Stevie Scott III came to Indiana to be part of a football renaissance, to stamp his name on a new generation of Hoosier success.
He resisted the siren song of his hometown Syracuse University’s wooing, the appeal made to join its grand tradition of running backs such as Jimmy Brown, Ernie Davis, Floyd Little and others.
Bloomington won the sweepstakes, and the marriage of Scott and IU has produced the kind of dividend the player and the program envisioned.
Two years into the connection, Scott has about 2,000 yards rushing and 20 touchdowns, the 2019 team finished 8-5, earned its first national ranking in 25 years and competed in a bowl game.
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It also generated more on-campus buzz than the Kinsey Institute, proving a winning college football team can instigate as much excitement as sex, drugs and rock and roll.
"That was one of my goals for coming to IU," Scott said. "It was just changing the program around. I saw the program heading in the right direction."
The Hoosiers were a wandering-in-the-desert program for about as long as Moses. But the Tom Allen era promises the most thrills in Bloomington since George Taliaferro was an All-American in the late 1940s, not a memorial statue.
Scott demonstrated faith in Allen’s pitch because recent numbers were only vaguely in the neighborhood of the "right direction."
The last time the Hoosiers recorded a winning record before last year was 2007. The time before that, Scott, who recently turned 20, was not yet born, in 1994.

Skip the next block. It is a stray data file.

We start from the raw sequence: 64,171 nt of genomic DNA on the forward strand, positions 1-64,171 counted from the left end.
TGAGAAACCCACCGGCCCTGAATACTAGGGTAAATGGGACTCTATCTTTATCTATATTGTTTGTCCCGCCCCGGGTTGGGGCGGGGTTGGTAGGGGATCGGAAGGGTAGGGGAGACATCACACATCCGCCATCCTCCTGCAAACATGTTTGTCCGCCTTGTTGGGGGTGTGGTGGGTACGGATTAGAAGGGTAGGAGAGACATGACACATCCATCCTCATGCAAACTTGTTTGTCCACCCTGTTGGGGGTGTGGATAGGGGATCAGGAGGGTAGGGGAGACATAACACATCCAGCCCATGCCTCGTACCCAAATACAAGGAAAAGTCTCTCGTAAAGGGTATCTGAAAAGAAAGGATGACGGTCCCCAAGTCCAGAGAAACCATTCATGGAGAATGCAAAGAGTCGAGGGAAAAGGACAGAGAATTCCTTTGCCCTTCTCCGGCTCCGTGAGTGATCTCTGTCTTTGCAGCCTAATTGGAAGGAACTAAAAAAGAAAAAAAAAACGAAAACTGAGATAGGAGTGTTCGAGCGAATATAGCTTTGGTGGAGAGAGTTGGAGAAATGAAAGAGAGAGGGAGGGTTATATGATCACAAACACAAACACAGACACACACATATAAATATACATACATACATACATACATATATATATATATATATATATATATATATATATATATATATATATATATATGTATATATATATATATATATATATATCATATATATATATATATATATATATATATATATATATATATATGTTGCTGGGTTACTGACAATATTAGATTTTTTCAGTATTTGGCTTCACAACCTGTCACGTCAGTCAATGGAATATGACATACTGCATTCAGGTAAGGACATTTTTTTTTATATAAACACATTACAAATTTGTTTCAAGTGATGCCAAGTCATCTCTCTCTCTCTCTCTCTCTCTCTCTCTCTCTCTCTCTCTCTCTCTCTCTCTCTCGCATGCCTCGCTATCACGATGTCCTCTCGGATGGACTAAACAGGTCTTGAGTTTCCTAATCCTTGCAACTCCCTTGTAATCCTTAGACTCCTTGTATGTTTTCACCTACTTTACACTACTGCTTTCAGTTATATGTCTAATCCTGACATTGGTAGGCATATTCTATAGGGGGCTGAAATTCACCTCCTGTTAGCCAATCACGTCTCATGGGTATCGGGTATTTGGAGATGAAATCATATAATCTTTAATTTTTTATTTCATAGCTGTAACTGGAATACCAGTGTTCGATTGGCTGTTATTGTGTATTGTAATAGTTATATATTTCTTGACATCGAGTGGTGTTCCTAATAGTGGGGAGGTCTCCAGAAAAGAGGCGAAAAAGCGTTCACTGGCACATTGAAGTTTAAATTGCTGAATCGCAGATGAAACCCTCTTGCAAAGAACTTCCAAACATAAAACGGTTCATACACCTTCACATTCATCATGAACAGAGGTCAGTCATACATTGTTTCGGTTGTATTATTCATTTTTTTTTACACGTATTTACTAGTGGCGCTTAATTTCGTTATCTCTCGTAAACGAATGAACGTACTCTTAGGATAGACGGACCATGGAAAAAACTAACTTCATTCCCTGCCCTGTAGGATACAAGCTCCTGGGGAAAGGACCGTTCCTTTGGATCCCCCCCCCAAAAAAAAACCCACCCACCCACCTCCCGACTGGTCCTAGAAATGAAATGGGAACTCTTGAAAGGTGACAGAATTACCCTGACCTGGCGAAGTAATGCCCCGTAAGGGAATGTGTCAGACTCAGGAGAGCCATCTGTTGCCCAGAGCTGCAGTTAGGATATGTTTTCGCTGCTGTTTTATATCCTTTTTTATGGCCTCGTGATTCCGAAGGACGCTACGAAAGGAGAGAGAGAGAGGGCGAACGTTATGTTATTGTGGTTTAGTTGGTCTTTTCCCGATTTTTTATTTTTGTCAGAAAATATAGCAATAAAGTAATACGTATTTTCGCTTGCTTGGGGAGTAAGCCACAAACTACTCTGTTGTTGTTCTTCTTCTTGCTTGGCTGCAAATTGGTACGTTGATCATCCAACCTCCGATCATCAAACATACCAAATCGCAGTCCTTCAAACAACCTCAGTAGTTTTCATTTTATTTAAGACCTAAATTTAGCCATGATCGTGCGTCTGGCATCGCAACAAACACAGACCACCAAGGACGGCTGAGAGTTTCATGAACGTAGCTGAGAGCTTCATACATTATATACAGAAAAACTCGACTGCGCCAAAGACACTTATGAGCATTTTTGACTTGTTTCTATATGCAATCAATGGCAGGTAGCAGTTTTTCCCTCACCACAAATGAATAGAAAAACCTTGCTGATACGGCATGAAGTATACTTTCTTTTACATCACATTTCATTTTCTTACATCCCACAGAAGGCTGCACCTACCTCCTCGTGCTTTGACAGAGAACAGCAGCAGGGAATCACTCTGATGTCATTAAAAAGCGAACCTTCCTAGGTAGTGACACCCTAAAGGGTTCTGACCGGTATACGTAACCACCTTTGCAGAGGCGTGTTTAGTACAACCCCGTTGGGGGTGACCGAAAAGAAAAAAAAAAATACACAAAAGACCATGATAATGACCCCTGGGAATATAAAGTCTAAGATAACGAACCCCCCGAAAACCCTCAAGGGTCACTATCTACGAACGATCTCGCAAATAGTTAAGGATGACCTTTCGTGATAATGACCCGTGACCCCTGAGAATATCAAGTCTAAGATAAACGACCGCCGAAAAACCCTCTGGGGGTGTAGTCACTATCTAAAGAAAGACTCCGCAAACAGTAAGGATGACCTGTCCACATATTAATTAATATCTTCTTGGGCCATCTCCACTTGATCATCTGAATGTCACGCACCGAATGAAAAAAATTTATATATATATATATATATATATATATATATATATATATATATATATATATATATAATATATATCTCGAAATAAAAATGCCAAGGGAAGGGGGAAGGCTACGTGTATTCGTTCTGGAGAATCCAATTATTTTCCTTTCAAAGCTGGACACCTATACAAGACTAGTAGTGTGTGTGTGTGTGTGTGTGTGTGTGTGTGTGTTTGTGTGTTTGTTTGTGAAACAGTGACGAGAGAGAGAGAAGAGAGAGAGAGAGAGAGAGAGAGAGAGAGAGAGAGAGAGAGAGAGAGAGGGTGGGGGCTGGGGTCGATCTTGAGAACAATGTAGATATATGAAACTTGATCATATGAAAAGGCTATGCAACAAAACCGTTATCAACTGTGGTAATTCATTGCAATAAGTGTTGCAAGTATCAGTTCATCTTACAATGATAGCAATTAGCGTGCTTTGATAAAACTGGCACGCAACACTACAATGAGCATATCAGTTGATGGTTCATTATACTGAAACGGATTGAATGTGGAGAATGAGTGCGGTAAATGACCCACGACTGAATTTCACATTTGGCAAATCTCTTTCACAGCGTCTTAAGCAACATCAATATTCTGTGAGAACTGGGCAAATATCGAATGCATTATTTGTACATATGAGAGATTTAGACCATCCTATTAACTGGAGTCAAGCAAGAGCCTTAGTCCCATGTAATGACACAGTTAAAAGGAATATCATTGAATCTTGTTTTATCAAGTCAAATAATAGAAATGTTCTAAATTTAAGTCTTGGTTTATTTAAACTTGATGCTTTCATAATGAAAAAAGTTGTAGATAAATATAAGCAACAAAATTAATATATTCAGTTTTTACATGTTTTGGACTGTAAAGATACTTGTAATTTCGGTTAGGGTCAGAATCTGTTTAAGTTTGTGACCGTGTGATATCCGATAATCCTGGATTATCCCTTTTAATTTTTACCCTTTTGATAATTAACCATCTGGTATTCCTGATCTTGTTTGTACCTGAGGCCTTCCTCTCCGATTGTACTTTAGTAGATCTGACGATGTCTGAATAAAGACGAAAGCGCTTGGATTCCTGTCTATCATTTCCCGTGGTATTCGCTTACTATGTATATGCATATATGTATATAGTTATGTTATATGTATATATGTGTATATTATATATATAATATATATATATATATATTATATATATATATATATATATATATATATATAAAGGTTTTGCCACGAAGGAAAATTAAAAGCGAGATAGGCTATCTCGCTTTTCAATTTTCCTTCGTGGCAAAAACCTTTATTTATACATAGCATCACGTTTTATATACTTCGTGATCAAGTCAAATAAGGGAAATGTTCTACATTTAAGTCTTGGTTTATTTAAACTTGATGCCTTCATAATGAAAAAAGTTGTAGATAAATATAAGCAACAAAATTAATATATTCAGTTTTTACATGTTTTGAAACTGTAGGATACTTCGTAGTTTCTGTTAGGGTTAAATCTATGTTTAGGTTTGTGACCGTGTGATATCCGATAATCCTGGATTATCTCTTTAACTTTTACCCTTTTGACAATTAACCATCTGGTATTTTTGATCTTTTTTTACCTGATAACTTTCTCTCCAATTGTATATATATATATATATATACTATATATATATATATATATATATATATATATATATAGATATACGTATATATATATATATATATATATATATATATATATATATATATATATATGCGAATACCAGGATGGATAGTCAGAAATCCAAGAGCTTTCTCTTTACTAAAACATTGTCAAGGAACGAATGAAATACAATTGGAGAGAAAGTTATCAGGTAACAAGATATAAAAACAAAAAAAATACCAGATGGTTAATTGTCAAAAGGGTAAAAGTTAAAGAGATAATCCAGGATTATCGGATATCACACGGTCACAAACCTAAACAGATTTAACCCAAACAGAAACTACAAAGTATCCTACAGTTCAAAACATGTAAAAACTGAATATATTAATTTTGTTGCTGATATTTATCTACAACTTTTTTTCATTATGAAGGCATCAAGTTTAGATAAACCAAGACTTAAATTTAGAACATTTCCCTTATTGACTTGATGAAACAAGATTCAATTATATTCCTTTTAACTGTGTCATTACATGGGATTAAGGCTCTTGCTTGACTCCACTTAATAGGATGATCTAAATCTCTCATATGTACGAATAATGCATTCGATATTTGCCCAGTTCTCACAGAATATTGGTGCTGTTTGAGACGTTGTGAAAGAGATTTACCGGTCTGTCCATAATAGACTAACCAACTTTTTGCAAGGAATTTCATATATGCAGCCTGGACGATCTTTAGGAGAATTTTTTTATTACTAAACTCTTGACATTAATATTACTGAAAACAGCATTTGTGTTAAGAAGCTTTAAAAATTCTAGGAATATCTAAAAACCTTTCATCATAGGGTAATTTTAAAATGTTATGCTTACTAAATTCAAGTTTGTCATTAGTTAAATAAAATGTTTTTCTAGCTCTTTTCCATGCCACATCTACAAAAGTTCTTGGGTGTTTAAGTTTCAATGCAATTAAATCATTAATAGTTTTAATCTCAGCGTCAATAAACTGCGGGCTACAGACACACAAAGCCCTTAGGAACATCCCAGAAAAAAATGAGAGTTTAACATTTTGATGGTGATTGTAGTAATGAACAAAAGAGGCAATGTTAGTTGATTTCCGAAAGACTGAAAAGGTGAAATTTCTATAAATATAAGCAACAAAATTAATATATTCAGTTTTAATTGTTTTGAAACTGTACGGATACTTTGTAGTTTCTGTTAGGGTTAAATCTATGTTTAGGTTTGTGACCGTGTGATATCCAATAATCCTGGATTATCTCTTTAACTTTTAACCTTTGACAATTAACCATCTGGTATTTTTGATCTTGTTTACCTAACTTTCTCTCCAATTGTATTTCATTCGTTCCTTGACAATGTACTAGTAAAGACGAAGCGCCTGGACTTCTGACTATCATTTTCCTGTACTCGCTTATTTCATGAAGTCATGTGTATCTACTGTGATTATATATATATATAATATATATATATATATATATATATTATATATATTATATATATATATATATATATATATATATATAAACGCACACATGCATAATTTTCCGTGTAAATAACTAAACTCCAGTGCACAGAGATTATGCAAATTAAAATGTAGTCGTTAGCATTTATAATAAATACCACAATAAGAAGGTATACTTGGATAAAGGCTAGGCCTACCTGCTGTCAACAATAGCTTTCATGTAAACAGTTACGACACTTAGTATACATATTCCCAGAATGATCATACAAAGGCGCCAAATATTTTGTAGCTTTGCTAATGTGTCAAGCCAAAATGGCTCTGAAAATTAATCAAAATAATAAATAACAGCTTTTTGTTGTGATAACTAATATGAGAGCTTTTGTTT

This college football era appears to be rooted in explosive passing offenses enabling the best quarterbacks to put up astonishing statistics. Exhibit A was Joe Burrow last fall, who threw for 60 touchdown passes and 5,600 yards for Louisiana State.
The game seems so rigged in that direction 2,000-yard running backs are nearly taken for granted, or at least barely able to collect Heisman Trophy votes.
For a team to be great, however, it still needs to control the line of scrimmage and have a back who can be counted on to lug the ball with the power of a freight train.
Scott is one of those guys. He stands 6-foot-2 and weighs 230 pounds as his junior year looms. As a freshman, Scott ran for 1,137 yards and 10 touchdowns and six times compiled 100 yards in a game.
His sophomore year, Scott ran for 845 yards, averaging 4.7 yards per carry, and scored another 10 touchdowns. His second season did not match or exceed his first because Scott was injured against Michigan in late November, and he missed the Old Oaken Bucket showdown versus Purdue and IU’s game against Tennessee in the Gator Bowl, overall carrying the ball 50 fewer times.
"Oh, man, those were very hard times," Scott said of being forced to the sidelines for two games.
Scott is of the workhorse back ilk, a strong man who can carry tacklers if they get in the way. Mike Hart, IU’s associate coach and running backs coach, said Scott is that type of player.
Allen wants to see improvement in the team’s running game, Hart said, particularly on early downs so the Hoosiers face more three-and-two situations instead of third-and-throwing.
Hart said if the team is behind or needs long yardage to keep a drive alive, "It’s hard to call another run play." But if the team scores more points, it can use the run to kill the clock.
"I think we can do it," he said.
That’s where Scott comes in.
"Stevie wants the ball," Hart said. "He loves football. He’s a great player. He can still get better."
Scott hardly feels insulted hearing that. He knows it and wants to improve. His mindset is there.
"Run the ball mean and aggressive," Scott said of what he looks forward to in fall play.
Indiana’s spring football was thrown completely out of kilter, as were all seasonal sports, by the COVID-19 pandemic. After only four real practices, the Hoosiers went into isolation.
The procedures of preparation may be different for the 2020 season, but the aim will be the same — win as often as possible.
The power back said his personal goal will be to "keep the chains moving." Something Stevie Scott III is uniquely qualified to do.